There has been no research on LIVEPDs effect on police recruitment. However, speak with any police chief, sheriff, or police recruiter and they will tell you that there is a recruiting crisis in law enforcement. There has been a significant decrease in the amount of quality police applicants. Law enforcement recruiting officials nationwide have consistently spoken about the difficulty in finding applicants that have clean backgrounds, good credit, and can pass a polygraph.
Additionally, law enforcement trainers (including me!) and supervisors have had difficulty training and managing young police officers that have successfully made it through the police academy. One of the chief complaints is that new police recruits lack the ability or desire to work with the community to solve non-traditional police problems.
One of the main themes of the President’s Task Force on 21st Century Policing.
was the cause and effect of effective community policing and the relationship/image of the police in local communities. If you think this report is irrelevant, think again. The report and its key findings will be with us for decades. The bottom line is that the public expects the police to solve problems, even if the problems are not “a police matter.”
Here a good example:
Officer working a beat notices a large number of parking complaints from a particular neighborhood. This neighborhood has permit parking only during certain times of the day/night. This neighborhood is a Section 8 neighborhood with the majority of residents being poor, mostly non-English speaking immigrants.
The residents begin complaining that there are not enough parking spaces, and they are not able to park and are subsequently ticketed and towed. Some residents have to park 10-15 blocks away from their house, even when they paid for the parking permit. Some residents are elderly and disabled. The officer takes compassion, because he remembers when his parents couldn’t afford a car and took the bus to run errands etc.
The beat officer decides to investigate further and notices that there are approximately 50 parking complaints over a six month period. Most officers had responded to complaints from residents of this community and said, “It isn’t a police matter.”
The beat officer calls the revenue office and discovers that the revenue office has issued almost 10 times the amount of parking permits as there are residents in this neighborhood. Using sources of information in the community, the officers discovers that there is a black market for parking permits in this community. The officer finds that residents in the surrounding apartment complexes were fraudulently able to purchase parking permits for this neighborhood, and park to avoid paying the high price of the apartment parking fees.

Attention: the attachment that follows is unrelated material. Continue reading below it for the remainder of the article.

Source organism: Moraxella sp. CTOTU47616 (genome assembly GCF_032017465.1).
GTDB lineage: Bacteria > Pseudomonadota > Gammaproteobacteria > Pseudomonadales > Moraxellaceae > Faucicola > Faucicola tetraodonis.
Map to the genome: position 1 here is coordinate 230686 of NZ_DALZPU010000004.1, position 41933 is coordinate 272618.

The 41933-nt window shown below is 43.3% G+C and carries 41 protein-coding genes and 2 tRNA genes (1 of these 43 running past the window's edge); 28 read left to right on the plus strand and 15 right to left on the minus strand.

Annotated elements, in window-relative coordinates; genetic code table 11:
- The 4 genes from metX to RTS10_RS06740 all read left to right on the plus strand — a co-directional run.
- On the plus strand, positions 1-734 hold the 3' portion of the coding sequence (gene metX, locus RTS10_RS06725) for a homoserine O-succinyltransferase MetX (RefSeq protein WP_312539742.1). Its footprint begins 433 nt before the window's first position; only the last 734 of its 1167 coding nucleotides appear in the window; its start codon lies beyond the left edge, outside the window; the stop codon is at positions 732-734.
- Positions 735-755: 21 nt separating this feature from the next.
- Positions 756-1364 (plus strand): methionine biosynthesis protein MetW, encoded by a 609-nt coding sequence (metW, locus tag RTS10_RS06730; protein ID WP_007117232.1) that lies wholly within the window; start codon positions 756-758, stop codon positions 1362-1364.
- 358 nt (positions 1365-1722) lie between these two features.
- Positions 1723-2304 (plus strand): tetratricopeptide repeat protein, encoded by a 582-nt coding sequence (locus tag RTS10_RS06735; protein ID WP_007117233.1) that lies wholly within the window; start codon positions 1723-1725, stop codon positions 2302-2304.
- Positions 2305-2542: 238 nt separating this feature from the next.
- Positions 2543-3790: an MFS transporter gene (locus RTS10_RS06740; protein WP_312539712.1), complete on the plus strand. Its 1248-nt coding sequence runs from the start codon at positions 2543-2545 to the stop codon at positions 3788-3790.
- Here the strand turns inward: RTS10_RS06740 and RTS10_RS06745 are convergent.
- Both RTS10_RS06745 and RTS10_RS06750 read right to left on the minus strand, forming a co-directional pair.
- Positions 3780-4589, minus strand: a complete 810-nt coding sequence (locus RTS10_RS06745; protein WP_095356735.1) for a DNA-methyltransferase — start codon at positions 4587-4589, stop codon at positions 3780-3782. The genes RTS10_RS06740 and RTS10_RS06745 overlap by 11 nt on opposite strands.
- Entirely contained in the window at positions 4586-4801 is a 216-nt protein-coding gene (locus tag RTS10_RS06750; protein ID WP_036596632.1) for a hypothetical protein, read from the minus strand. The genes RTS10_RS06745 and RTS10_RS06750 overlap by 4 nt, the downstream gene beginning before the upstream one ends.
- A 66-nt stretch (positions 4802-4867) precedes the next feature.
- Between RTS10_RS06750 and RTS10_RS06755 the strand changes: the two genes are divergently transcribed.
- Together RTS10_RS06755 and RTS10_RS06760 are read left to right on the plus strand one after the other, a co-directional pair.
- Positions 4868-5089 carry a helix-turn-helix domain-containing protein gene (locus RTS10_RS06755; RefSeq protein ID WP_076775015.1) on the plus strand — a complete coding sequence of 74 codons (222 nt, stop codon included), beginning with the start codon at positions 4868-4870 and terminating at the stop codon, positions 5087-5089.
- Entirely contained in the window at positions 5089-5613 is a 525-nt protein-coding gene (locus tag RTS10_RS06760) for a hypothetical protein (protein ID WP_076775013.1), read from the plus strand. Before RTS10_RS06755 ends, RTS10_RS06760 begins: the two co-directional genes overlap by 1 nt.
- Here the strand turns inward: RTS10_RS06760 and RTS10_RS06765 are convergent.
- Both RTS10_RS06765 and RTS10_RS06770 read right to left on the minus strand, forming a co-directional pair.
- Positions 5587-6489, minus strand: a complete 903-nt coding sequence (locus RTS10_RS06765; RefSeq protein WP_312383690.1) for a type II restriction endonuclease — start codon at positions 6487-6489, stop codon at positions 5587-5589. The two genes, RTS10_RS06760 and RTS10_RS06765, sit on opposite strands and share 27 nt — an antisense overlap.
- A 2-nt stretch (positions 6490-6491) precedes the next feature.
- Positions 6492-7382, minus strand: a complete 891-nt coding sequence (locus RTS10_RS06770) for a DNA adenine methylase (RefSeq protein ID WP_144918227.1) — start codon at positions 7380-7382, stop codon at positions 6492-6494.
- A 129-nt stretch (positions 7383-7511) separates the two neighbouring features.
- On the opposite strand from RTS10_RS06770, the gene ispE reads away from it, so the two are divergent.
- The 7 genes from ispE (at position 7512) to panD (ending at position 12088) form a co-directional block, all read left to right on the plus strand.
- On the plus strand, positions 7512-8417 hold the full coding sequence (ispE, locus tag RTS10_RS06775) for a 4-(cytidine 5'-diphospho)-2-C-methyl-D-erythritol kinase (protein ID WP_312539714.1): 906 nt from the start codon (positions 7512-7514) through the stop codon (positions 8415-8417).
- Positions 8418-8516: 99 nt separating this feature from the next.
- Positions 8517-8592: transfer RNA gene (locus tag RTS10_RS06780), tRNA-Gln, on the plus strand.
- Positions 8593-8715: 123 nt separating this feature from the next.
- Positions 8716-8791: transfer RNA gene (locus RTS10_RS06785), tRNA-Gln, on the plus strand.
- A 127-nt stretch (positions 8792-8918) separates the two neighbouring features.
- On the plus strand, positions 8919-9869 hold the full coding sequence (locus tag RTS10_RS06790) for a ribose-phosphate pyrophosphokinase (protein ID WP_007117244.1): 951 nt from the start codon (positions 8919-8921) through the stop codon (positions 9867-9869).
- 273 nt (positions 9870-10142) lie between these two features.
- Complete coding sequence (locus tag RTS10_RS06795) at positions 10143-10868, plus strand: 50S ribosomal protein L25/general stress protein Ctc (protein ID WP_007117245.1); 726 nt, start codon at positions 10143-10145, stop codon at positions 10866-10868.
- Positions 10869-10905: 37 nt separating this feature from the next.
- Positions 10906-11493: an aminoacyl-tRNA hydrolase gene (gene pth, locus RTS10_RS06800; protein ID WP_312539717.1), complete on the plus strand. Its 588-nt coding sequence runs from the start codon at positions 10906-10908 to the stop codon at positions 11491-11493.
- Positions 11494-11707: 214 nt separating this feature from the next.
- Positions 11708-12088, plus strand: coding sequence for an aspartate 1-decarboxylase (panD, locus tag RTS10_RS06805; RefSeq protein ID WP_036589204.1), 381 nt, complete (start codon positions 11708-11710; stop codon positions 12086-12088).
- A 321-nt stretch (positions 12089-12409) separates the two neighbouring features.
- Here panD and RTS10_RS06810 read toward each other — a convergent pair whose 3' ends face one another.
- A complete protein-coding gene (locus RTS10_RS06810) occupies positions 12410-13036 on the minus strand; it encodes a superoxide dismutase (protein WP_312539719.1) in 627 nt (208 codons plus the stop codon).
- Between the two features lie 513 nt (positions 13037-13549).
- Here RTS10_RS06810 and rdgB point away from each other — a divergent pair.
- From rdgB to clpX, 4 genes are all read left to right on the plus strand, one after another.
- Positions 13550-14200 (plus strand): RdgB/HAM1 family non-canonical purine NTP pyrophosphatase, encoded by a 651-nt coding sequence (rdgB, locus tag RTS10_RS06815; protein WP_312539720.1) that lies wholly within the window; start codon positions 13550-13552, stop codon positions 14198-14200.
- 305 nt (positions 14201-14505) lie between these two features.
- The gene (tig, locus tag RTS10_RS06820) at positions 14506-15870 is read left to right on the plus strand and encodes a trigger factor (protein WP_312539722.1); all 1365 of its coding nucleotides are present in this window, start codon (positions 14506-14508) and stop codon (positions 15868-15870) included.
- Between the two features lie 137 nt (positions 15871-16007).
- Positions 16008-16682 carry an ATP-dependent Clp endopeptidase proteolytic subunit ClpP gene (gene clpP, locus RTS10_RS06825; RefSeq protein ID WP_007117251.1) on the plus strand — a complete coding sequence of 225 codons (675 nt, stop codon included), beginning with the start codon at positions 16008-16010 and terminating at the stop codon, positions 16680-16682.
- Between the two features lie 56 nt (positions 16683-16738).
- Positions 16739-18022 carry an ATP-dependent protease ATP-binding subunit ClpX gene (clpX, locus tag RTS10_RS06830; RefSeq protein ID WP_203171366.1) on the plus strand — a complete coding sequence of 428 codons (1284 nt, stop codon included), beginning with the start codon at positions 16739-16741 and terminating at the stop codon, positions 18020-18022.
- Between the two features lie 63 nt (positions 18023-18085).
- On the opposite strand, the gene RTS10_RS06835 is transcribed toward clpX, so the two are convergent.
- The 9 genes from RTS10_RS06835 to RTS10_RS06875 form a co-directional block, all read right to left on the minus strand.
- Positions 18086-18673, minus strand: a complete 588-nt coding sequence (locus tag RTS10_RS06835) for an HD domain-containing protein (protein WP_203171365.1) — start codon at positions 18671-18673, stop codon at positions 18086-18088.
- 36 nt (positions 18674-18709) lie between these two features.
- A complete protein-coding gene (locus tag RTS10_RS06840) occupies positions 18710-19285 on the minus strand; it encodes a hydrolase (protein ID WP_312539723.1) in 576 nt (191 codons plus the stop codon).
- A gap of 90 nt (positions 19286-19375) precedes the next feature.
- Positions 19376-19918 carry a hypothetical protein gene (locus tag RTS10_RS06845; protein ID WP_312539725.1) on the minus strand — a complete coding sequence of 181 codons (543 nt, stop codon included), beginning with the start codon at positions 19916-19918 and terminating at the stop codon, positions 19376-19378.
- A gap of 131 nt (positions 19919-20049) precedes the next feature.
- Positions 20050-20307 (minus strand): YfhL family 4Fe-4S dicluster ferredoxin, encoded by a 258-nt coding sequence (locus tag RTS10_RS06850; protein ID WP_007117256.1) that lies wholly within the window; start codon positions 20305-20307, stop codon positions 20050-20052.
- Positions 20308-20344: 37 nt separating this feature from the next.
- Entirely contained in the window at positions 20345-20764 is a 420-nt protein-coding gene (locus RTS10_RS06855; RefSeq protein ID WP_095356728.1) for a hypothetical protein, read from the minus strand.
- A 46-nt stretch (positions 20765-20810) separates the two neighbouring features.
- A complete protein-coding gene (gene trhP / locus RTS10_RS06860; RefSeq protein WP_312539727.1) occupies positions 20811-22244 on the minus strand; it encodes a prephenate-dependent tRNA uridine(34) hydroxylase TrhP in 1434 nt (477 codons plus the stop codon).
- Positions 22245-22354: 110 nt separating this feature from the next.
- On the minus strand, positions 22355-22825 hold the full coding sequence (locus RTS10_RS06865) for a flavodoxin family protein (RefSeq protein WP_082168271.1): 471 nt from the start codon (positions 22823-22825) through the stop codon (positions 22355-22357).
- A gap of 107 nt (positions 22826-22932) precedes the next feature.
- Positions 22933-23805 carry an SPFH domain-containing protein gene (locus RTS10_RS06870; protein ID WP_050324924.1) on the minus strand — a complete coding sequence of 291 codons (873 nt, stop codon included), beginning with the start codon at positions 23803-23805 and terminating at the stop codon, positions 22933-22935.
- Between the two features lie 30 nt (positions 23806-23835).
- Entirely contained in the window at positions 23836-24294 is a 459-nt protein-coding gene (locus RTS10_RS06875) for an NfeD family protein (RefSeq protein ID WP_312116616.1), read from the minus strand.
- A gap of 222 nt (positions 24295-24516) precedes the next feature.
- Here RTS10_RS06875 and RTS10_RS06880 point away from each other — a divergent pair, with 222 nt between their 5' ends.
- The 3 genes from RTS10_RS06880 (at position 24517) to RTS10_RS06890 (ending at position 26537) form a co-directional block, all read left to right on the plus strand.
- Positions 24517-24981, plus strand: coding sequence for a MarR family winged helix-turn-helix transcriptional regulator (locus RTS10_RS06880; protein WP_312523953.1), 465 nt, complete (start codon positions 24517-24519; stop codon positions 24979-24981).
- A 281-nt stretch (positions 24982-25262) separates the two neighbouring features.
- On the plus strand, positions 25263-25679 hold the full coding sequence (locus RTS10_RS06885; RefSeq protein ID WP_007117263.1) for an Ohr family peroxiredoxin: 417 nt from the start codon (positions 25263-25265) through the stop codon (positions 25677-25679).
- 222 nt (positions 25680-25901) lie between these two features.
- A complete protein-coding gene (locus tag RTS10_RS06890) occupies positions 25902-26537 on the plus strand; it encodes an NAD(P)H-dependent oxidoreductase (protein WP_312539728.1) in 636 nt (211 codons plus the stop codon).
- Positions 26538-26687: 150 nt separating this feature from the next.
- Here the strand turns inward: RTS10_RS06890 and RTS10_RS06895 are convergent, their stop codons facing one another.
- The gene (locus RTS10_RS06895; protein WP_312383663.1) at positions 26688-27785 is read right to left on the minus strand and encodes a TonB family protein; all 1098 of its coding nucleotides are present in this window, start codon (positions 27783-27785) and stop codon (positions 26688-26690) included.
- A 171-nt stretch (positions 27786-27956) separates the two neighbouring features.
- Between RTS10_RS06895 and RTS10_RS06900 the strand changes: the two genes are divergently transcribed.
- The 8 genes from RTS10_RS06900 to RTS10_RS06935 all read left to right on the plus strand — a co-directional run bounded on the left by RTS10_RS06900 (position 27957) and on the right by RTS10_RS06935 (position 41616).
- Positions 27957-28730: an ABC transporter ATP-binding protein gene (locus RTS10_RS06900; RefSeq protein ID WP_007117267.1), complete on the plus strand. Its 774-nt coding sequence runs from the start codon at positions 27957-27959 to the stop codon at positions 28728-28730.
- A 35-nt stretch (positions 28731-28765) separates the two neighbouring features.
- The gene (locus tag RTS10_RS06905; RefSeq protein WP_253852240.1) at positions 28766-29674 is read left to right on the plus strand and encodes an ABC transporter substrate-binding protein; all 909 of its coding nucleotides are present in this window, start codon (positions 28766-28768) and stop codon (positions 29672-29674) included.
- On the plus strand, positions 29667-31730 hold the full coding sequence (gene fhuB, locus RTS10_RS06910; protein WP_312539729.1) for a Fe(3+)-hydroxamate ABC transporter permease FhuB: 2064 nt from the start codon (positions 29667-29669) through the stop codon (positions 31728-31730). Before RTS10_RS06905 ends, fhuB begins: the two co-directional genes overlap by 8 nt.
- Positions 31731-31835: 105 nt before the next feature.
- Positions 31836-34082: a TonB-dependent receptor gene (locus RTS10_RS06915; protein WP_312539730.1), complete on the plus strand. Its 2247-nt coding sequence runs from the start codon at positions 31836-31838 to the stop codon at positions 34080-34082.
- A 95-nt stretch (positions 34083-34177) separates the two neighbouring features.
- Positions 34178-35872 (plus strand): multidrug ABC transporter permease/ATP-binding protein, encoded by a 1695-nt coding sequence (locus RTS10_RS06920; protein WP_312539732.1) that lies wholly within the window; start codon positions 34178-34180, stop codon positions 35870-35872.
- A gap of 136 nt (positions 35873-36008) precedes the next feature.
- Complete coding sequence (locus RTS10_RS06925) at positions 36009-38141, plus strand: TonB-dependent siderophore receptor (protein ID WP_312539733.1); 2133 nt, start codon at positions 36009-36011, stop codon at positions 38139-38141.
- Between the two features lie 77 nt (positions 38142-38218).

The officer coordinates with the community HOA and the local government to have the correct amount of permits issued. This community problem only took the officer a few hours to solve.
You will not see this type of community problem solving on LIVEPD. You only see officers driving fast, and pointing guns at people. The public is now demanding more from the police. In my opinion we lost the night watchmen, beat officer mentality that used to exist in law enforcement. An officer I know (name protected) has a picture of Norman Rockwell’s, “The Runaway,” prominently displayed in his office. He told me once that it shows everything law enforcement should be: an officer in uniform, a member of the community, counseling a young boy, at a local food establishment.
One of the most underrated aspects of law enforcement is community interaction. When there are no calls for service, and the radio is quiet, I love just driving around, waving and talking to people. Law Enforcement Today radio host Jay Wiley has also talked about this in his radio show. You must enjoy this aspect of law enforcement, if you want to survive a long career.
If you want to become a member of law enforcement after watching LIVEPD, please find another job. If you want to drive fast, shoot guns, and wave a badge around, please find another job.
However, if you want to make a difference in your community, solve problems, enjoy talking to people, and only want to use force as a last resort, please contact your local police recruiter.
I am not a fool. I have been in law enforcement for almost 19 years. I understand that we sometimes go into awful places and find, arrest, and sometimes have to use force on some really bad people. And sometimes we have to drive fast to get there. I understand that this profession is sometimes ugly and things occasionally can get messy. But the majority of police work is not what you see on LIVEPD.
Will is a certified law enforcement officer in the Commonwealth of Virginia. He has been in law enforcement for over 19 years at the local and federal level. Law enforcement is his passion and he has served in a variety of roles including: SWAT, FTO, bike officer, and Community Policing Officer. He is an avid reader, and spends whatever free time he has away from work with his family, and working out. He holds a Bachelor of Arts in history from the Virginia Military Institute, and a Masters in criminal justice from Boston University.
He has written articles for other well known law enforcement publications and has appeared on CNN and CSPAN. The opinions expressed here are his own.